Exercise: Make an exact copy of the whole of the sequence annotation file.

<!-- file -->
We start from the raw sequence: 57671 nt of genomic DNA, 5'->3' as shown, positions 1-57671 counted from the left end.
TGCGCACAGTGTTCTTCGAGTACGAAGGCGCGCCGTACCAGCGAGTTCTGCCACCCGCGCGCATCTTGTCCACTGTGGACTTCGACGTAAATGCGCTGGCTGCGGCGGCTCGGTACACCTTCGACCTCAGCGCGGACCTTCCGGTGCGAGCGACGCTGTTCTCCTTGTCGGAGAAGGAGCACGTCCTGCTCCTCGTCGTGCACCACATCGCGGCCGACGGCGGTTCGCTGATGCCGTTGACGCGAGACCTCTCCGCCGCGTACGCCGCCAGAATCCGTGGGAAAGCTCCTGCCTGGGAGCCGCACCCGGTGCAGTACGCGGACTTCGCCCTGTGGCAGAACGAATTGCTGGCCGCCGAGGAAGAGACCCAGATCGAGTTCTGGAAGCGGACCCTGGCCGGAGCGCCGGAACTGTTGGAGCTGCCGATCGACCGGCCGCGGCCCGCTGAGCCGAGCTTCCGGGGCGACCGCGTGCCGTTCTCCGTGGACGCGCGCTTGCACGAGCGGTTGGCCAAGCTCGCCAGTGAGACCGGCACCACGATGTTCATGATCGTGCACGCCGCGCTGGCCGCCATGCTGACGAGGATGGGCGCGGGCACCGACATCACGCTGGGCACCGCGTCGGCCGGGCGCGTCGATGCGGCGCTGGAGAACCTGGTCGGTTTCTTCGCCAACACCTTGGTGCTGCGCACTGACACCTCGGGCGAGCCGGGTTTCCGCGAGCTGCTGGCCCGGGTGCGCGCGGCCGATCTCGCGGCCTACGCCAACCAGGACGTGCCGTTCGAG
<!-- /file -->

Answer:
We start from the raw sequence: 57671 nt of genomic DNA, 5'->3' as shown, positions 1-57671 counted from the left end.
TGCGCACAGTGTTCTTCGAGTACGAAGGCGCGCCGTACCAGCGAGTTCTGCCACCCGCGCGCATCTTGTCCACTGTGGACTTCGACGTAAATGCGCTGGCTGCGGCGGCTCGGTACACCTTCGACCTCAGCGCGGACCTTCCGGTGCGAGCGACGCTGTTCTCCTTGTCGGAGAAGGAGCACGTCCTGCTCCTCGTCGTGCACCACATCGCGGCCGACGGCGGTTCGCTGATGCCGTTGACGCGAGACCTCTCCGCCGCGTACGCCGCCAGAATCCGTGGGAAAGCTCCTGCCTGGGAGCCGCACCCGGTGCAGTACGCGGACTTCGCCCTGTGGCAGAACGAATTGCTGGCCGCCGAGGAAGAGACCCAGATCGAGTTCTGGAAGCGGACCCTGGCCGGAGCGCCGGAACTGTTGGAGCTGCCGATCGACCGGCCGCGGCCCGCTGAGCCGAGCTTCCGGGGCGACCGCGTGCCGTTCTCCGTGGACGCGCGCTTGCACGAGCGGTTGGCCAAGCTCGCCAGTGAGACCGGCACCACGATGTTCATGATCGTGCACGCCGCGCTGGCCGCCATGCTGACGAGGATGGGCGCGGGCACCGACATCACGCTGGGCACCGCGTCGGCCGGGCGCGTCGATGCGGCGCTGGAGAACCTGGTCGGTTTCTTCGCCAACACCTTGGTGCTGCGCACTGACACCTCGGGCGAGCCGGGTTTCCGCGAGCTGCTGGCCCGGGTGCGCGCGGCCGATCTCGCGGCCTACGCCAACCAGGACGTGCCGTTCGAG